Seurat, Georges

Image Une Baignade, Asnières

1883-84 (retouched 1887); "Bathing at Asnières"; 79 x 118 1/2 in; Signed, bottom left; National Gallery, London

Painted in the same year as Pissarro's The Pork Butcher, Seurat's first large picture shows in contrast the monumental sense of form which complemented the method (still in process of development) of dividing color. This was a move away from Impressionism though there is an Impressionist atmosphere in the landscape background with the river distance, the Courbevoie bridge and the smoking factory chimneys of the industrial Paris suburb of Asnières. In Impressionist fashion also he made a number of small oil sketches from which the final composition was derived. The sketches have the character that belongs to work carried out on the spot.

Asnières was to Seurat and his friend Signac what Argenteuil had been to Monet and Renoir. The Seine and its boats offered a like attraction; the bridge at Courbevoie and the island of the Grande Jatte, seen across the river from the bathing-place on the right, were also to furnish material for magnificent pictures. Une Baignade is a whole collection of Seurat's motifs---and a truly remarkable work for a young man of twenty-four. The kinship with Piero della Francesca that has often been remarked is distinct in the ordered rhythm of design and the firmly simplified contours. The feeling of repose is heightened by the lateral directions of figures, stylized shadows and river bank.

The picture was exhibited at the first Salon des Indépendants in 1884 and in 1886 was one of the `Works in Oil and Pastel by the Impressionists of Paris' exhibited by Durand-Ruel at the National Academy of Design in New York. Too original to find immediate favor either in Paris or New York, it received harsh criticism. The critic in an American paper who described Une Baignade as the product of `a vulgar, coarse and commonplace mind' seems with every epithet to present the exact opposite opinion to that with which the work is regarded now.

Planning the composition of Bathing at Asnieres, Seurat made field trips to the island of La Grande Jatte; the approximate site can be checked on any map of the Paris suburbs. But this first of his big canvases was executed in the studio, merely drawing upon the preliminary studies made outdoors.

Coming from Paris, Beaubourg wrote to Coquiot, the island was on one's right, more or less opposite the spot where people swim on Sundays, halfway between the Bineau bridge and the northern tip of the island, just where the river makes a sharp bend toward Courbevoie and Asnieres. Seurat was often to be seen painting there.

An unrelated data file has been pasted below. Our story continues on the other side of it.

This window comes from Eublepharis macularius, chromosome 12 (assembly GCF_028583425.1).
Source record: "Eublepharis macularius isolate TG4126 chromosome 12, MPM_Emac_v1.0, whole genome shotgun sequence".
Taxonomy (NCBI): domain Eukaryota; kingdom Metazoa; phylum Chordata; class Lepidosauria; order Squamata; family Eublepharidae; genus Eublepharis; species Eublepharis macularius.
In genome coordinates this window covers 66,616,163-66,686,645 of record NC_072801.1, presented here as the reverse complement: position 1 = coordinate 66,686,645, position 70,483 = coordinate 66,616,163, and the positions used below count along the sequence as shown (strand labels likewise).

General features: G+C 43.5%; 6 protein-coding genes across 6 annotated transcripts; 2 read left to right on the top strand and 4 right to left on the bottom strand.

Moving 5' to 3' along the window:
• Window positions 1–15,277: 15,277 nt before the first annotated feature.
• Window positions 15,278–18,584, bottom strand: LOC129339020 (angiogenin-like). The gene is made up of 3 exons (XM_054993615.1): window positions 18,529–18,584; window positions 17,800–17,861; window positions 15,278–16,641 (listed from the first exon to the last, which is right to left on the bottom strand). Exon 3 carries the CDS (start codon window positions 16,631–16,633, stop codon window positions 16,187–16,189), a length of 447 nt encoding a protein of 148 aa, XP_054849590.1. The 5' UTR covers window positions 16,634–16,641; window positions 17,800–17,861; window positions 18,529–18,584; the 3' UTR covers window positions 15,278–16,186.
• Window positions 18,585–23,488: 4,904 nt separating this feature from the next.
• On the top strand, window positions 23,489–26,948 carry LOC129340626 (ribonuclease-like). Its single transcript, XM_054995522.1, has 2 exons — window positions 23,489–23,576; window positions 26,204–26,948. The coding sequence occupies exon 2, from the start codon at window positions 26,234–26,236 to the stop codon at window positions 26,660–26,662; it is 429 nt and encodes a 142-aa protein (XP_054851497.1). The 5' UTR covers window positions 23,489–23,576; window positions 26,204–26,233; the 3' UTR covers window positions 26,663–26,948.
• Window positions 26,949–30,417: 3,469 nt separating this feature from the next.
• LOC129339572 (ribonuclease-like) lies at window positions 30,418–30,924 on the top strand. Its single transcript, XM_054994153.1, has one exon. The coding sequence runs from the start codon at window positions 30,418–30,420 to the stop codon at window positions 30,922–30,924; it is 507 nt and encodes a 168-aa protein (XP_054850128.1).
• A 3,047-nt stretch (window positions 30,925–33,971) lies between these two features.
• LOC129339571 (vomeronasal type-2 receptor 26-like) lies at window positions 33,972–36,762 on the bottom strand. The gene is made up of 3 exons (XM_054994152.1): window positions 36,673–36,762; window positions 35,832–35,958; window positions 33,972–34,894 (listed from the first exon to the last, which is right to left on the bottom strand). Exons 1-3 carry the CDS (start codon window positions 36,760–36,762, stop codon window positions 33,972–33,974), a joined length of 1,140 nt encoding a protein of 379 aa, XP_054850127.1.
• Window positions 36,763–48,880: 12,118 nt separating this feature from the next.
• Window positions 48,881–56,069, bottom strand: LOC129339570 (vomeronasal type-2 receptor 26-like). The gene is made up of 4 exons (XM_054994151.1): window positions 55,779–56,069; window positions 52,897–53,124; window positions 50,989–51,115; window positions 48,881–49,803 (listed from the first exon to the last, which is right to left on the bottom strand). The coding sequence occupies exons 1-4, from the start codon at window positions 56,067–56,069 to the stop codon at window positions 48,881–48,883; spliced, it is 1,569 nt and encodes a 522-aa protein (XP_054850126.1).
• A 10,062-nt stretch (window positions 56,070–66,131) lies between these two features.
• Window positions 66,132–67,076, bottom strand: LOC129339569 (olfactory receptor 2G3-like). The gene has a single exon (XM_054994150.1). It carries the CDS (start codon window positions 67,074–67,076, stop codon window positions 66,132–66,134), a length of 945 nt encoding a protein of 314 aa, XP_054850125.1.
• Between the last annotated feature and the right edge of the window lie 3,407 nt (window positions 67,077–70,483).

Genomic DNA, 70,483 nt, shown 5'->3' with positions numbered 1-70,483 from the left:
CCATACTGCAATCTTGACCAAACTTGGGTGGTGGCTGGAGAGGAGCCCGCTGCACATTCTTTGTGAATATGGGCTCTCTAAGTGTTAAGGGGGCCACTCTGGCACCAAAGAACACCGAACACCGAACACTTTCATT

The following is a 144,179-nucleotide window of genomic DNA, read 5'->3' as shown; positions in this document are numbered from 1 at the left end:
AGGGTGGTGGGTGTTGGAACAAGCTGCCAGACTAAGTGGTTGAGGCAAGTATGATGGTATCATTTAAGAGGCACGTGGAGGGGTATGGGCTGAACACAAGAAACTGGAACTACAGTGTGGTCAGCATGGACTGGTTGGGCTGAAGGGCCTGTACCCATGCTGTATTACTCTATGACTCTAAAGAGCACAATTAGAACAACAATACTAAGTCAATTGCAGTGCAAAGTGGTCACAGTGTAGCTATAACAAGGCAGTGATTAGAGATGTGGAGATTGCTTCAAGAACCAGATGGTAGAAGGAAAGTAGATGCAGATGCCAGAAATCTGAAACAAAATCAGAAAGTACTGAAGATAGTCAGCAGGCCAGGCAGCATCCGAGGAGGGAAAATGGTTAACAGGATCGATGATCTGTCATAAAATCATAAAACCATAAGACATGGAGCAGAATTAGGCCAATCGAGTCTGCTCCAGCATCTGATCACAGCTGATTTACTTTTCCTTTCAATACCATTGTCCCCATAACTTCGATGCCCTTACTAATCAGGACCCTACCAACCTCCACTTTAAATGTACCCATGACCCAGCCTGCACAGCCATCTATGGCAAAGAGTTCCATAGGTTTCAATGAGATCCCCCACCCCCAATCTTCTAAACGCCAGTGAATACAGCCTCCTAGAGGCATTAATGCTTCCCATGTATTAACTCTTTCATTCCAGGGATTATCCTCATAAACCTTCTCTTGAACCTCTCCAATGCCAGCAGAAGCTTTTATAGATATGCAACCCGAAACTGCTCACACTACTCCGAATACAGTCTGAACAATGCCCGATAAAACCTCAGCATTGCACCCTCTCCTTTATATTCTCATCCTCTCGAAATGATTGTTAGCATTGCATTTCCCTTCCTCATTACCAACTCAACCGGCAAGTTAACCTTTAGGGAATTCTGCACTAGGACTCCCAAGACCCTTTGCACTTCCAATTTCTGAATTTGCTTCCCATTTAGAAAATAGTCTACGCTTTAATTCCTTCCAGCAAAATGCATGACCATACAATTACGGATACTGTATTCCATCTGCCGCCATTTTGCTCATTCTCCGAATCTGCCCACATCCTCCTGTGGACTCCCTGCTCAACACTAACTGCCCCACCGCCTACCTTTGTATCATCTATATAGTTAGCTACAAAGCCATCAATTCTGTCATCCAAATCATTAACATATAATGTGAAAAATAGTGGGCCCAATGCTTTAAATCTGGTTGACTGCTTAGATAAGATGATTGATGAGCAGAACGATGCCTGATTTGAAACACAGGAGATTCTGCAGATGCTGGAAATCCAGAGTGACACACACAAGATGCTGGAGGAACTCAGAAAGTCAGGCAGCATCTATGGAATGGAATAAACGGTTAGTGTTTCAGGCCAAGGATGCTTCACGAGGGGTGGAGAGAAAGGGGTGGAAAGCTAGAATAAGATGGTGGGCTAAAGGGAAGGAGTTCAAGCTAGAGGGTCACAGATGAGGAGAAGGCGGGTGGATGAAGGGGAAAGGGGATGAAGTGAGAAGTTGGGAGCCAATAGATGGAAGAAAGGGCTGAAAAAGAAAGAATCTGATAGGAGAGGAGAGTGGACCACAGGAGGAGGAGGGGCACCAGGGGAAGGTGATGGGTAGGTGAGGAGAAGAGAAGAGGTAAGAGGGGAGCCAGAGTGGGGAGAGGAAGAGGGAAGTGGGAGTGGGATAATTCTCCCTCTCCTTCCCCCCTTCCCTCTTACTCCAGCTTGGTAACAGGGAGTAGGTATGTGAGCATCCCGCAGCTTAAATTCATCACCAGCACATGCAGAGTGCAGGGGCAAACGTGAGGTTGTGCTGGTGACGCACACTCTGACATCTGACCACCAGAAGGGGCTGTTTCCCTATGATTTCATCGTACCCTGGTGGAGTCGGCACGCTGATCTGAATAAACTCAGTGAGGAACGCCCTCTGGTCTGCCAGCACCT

Jules Christophe left this short description of Bathing at Asnieres: Water, air, the railroad bridge in the distance, boats, shimmering trees, seven men and boys in various stages of undress, either in the water or sprawled upon the grass. Not many people saw the canvas (at the Salon des Independants it was relegated to the bar), but it represented a great deal of work.

According to Signac this large composition, for which Seurat had made so many preliminary drawings and oil studies, was painted in broad, smooth brush strokes placed atop one another, in a palette of ochres and more vivid colors. Like Delacroix, he blended his colors in individual areas. Signac goes on to sum up Seurat's method as follows: Observance of the laws of contrast, methodical separation of the elements (light, shadow, local color, reactions).

This is a hazy work, saturated with summer heat. In the distance loom factories and their smokestacks. We feel the oppressiveness of the atmosphere, the immobility of the scene. The light here weighs more heavily than the shadows. In an article, Arsene Alexandre refers to the enormous amount of work that went into this painting: Bathing at Asnieres made it clear that Seurat was the one younger artist capable of putting his back into it-one of the few capable of organizing a vast composition utilizing hitherto unknown techniques.

The many partial studies that went to produce this work have been brought together into a coherent, unified whole. The summer silence is broken only by the boy who is cupping his hands to make a sound like a boat horn. This is vacation time, rest after toil. The distribution of blacks and whites, light tones and dark, strait and curving lines (the latter predominating) is very elaborate. The light, the sun, the greenery, the buildings, the water, the people, the boats gliding along in the background- everything gives off the torpid heat of a summer afternoon.

© 16 Jul 2002, Nicolas Pioch - Top - Up - Info
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